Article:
Wednesday, September 23, 2009

Nightmare - Insurrection (2009)

Nightmare were formed in 1979, but broke up after a few albums for a decade gap. They returned in the late 90s and have been releasing albums consistently since. The band has always been one of the stronger French power metal acts, and their recent albums exhibit an awareness of modern trends in metal, with a fusion of old school melody and modern low-end groove. Insurrection is their 7th full-length release and one of their heavier works. Most of the tracks are slow to mid-paced and vocalist Joe Amore (formerly the drummer) is not afraid to inject some snarls to affect a melodic death edge to the material.

"Eternal Winter" starts with a mid-paced, mighty anthem laden in melodies and steady chugging. Amore's vocals are very good here, with a gritty edge to them that recalls a male counterpart to old Chastain (Leather's vocals). I like his shifts in range which always feel emotional and powerful, and though the riffs are average, the song wouldn't be much without Amore's performance. "The Gospel of Judas" is a hybrid of Priest-like power metal and melodic death/thrash, while "Insurrection" itself is a wilder power metal track with higher pitched vocals. Neither of these tracks stood out to me, but "Legions of the Rising Sun" is an improvement, with a great verse riff and thrashing power breakdown. Other strong songs include the punishing "Three Miles Island" and the grooving "Cosa Nostra (Part I: The Light)".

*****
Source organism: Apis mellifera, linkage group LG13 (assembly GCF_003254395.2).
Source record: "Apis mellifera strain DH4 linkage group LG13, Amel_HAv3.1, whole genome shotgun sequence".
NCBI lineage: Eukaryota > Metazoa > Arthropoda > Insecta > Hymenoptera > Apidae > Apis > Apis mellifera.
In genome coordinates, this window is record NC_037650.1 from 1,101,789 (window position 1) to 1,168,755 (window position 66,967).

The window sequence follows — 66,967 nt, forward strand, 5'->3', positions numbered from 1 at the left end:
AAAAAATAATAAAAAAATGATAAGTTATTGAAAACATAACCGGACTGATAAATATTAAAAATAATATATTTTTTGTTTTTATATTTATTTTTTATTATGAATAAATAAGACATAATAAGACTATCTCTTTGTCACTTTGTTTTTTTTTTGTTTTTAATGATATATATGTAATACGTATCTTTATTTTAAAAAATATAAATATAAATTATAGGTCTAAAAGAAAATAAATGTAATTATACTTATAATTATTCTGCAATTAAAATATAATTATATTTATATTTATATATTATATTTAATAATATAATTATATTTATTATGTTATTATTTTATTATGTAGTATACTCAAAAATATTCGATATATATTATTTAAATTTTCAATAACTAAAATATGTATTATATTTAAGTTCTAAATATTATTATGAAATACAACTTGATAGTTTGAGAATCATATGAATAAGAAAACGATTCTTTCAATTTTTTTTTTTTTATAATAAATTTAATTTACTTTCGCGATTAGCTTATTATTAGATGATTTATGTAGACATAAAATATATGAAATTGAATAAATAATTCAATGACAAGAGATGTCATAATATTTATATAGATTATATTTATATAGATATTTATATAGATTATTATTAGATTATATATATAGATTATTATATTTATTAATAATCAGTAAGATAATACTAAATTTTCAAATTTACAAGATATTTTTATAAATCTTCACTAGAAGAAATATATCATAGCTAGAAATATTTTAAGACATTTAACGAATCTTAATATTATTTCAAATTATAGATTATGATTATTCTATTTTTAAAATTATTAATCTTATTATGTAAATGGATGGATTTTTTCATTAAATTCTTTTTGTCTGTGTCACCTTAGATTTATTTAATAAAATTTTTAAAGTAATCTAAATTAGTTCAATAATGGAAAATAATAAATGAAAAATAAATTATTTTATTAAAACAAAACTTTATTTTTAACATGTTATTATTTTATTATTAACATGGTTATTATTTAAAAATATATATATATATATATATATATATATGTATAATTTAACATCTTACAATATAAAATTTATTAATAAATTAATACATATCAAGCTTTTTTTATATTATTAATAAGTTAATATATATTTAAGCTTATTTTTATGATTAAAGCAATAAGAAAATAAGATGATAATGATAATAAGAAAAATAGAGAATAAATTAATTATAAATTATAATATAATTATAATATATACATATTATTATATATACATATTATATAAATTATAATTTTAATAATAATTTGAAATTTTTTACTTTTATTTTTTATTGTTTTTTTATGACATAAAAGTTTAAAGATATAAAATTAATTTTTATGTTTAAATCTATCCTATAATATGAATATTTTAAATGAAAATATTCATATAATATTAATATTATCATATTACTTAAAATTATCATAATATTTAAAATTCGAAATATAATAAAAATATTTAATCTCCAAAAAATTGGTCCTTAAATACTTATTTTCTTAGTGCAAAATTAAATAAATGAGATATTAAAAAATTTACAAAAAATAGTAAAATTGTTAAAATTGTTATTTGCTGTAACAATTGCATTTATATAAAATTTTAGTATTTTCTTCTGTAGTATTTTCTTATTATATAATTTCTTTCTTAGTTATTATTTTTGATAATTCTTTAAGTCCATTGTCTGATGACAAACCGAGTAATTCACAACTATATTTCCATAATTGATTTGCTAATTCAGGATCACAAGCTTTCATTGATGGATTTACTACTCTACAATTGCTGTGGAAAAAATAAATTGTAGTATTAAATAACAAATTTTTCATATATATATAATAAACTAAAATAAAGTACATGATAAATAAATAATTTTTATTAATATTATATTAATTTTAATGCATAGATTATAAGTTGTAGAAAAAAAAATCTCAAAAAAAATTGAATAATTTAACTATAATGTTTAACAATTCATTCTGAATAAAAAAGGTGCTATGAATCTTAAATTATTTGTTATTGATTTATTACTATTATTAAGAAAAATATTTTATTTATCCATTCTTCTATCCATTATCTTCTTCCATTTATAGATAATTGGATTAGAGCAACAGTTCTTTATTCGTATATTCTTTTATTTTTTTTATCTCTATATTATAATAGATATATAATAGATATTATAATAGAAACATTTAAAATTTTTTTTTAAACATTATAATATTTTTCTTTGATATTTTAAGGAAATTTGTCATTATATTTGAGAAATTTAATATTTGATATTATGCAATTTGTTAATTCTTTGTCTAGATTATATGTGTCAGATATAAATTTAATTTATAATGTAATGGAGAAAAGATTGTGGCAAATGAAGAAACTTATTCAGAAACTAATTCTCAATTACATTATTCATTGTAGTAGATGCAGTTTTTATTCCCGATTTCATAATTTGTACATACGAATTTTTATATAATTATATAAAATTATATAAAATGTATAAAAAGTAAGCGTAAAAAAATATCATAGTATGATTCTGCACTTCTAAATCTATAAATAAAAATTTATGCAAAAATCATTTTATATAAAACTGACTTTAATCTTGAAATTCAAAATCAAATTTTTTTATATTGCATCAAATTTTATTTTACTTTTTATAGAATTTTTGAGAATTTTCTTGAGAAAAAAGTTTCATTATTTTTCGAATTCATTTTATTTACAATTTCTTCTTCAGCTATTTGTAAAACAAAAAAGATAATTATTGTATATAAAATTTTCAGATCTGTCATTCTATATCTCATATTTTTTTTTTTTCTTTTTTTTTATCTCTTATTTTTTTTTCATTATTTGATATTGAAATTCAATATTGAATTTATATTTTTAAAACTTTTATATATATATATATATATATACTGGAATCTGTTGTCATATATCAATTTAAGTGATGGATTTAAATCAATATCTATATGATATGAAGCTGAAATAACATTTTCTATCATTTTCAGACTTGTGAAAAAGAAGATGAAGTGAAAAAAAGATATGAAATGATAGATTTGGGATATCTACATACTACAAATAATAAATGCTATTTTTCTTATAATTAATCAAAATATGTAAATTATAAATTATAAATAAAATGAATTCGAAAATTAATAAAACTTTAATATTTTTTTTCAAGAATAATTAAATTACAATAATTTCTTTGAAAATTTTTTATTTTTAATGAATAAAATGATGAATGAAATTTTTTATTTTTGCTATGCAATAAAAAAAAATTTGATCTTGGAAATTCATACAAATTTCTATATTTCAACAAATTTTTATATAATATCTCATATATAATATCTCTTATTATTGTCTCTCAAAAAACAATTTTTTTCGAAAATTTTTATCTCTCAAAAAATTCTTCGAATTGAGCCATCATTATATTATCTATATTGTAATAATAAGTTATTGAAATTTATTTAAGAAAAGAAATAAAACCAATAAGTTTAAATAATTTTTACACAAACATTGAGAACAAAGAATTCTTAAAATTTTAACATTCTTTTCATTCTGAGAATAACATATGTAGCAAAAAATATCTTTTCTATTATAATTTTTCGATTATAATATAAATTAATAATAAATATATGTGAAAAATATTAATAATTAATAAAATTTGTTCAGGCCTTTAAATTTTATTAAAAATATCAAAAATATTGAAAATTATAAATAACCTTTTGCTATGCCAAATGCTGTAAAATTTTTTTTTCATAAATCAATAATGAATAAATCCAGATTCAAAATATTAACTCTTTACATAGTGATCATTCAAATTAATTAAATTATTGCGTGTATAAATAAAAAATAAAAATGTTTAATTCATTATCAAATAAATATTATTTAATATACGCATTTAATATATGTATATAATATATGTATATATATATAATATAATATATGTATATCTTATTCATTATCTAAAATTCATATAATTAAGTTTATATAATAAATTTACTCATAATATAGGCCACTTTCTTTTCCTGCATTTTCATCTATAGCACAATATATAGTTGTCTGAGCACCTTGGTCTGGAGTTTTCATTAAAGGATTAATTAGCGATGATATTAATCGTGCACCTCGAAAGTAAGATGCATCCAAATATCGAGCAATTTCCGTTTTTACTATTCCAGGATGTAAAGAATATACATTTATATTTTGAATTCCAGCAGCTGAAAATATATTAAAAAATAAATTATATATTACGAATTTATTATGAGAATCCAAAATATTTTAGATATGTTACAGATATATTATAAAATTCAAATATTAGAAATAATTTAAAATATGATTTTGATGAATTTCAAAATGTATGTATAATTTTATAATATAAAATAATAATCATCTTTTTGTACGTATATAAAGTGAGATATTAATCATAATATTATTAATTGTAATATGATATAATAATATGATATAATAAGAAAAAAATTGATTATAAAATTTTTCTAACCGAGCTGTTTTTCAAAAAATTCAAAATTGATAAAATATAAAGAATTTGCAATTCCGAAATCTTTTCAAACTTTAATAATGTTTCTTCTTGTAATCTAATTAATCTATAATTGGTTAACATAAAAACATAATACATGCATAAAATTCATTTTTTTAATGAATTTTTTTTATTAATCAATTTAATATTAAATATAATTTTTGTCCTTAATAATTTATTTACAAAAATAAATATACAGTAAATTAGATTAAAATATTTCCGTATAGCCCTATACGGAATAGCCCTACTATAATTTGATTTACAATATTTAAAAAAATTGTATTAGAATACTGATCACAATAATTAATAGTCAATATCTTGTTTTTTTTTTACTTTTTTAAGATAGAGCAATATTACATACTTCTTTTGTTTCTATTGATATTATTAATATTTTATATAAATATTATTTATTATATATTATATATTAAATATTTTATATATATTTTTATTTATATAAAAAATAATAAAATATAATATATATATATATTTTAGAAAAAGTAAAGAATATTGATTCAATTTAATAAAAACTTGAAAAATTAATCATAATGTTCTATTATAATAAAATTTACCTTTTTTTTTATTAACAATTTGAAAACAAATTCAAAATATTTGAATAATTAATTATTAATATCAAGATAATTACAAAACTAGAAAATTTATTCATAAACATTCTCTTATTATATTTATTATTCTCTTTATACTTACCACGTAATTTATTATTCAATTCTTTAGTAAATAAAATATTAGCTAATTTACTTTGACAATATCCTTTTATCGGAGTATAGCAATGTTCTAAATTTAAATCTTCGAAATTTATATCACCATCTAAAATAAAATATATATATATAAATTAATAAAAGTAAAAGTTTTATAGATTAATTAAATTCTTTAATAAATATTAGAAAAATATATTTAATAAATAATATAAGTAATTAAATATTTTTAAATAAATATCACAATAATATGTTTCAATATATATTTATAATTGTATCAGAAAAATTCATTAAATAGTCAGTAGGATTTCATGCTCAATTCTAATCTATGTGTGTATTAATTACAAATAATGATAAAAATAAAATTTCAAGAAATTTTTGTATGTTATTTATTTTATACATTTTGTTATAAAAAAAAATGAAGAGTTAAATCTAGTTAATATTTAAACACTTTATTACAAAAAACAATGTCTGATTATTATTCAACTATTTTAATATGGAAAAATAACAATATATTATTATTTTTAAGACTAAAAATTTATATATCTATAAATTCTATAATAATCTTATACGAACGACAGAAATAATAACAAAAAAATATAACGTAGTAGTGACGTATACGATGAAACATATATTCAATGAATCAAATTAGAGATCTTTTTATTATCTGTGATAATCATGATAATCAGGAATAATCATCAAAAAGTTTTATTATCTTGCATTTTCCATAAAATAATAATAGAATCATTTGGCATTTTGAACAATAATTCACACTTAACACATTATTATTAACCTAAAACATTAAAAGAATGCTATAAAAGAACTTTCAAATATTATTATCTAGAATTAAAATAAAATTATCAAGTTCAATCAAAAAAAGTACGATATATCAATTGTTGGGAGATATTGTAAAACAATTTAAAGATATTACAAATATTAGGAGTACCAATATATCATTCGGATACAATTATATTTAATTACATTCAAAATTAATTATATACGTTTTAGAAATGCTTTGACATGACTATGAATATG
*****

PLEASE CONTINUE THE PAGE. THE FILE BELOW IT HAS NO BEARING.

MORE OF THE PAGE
Insurrection is bold and loud and straight to the face mix-wise. The bottom end guitars are loaded with spring coiled power, and this is one of the few power metal bands that could really get a rise out of a mosh pit. Amore's vocals sound great and the band manages to stride that border between tradition and modernism. But I really only enjoyed a few of the tracks on the album, and it's not at the level of predecessors like The Dominion Gate or the first two records. This is solid, heavy, mid-paced power metal that would appeal to fans of bands like Tad Morose, but it left little mark on me.

Verdict: Indifference [6.5/10]

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